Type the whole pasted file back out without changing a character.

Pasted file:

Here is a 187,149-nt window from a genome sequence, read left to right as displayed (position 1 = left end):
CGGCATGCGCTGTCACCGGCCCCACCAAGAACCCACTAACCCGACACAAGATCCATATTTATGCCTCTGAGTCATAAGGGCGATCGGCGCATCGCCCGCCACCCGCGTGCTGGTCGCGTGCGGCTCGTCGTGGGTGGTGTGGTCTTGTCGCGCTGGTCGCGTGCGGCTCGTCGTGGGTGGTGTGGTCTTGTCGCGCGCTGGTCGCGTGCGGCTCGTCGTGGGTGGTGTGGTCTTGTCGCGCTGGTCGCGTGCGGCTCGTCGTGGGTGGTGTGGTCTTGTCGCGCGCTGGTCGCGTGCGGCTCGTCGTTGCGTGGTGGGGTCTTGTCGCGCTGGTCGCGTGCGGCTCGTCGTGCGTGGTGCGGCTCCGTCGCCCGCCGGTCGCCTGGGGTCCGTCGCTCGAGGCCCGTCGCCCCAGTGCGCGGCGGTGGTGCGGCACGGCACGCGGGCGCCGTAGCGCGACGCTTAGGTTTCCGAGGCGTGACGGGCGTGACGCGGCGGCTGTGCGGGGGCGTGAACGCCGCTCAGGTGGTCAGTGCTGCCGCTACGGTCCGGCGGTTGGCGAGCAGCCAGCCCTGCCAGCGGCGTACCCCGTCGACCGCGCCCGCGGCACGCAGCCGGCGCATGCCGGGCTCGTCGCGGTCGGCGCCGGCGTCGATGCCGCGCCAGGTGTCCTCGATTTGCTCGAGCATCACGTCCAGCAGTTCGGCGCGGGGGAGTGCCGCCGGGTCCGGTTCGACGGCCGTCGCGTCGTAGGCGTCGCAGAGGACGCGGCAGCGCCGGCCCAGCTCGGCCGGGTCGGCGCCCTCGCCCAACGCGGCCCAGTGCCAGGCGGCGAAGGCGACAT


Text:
Here is a 187,149-nt window from a genome sequence, read left to right as displayed (position 1 = left end):
CGGCATGCGCTGTCACCGGCCCCACCAAGAACCCACTAACCCGACACAAGATCCATATTTATGCCTCTGAGTCATAAGGGCGATCGGCGCATCGCCCGCCACCCGCGTGCTGGTCGCGTGCGGCTCGTCGTGGGTGGTGTGGTCTTGTCGCGCTGGTCGCGTGCGGCTCGTCGTGGGTGGTGTGGTCTTGTCGCGCGCTGGTCGCGTGCGGCTCGTCGTGGGTGGTGTGGTCTTGTCGCGCTGGTCGCGTGCGGCTCGTCGTGGGTGGTGTGGTCTTGTCGCGCGCTGGTCGCGTGCGGCTCGTCGTTGCGTGGTGGGGTCTTGTCGCGCTGGTCGCGTGCGGCTCGTCGTGCGTGGTGCGGCTCCGTCGCCCGCCGGTCGCCTGGGGTCCGTCGCTCGAGGCCCGTCGCCCCAGTGCGCGGCGGTGGTGCGGCACGGCACGCGGGCGCCGTAGCGCGACGCTTAGGTTTCCGAGGCGTGACGGGCGTGACGCGGCGGCTGTGCGGGGGCGTGAACGCCGCTCAGGTGGTCAGTGCTGCCGCTACGGTCCGGCGGTTGGCGAGCAGCCAGCCCTGCCAGCGGCGTACCCCGTCGACCGCGCCCGCGGCACGCAGCCGGCGCATGCCGGGCTCGTCGCGGTCGGCGCCGGCGTCGATGCCGCGCCAGGTGTCCTCGATTTGCTCGAGCATCACGTCCAGCAGTTCGGCGCGGGGGAGTGCCGCCGGGTCCGGTTCGACGGCCGTCGCGTCGTAGGCGTCGCAGAGGACGCGGCAGCGCCGGCCCAGCTCGGCCGGGTCGGCGCCCTCGCCCAACGCGGCCCAGTGCCAGGCGGCGAAGGCGACAT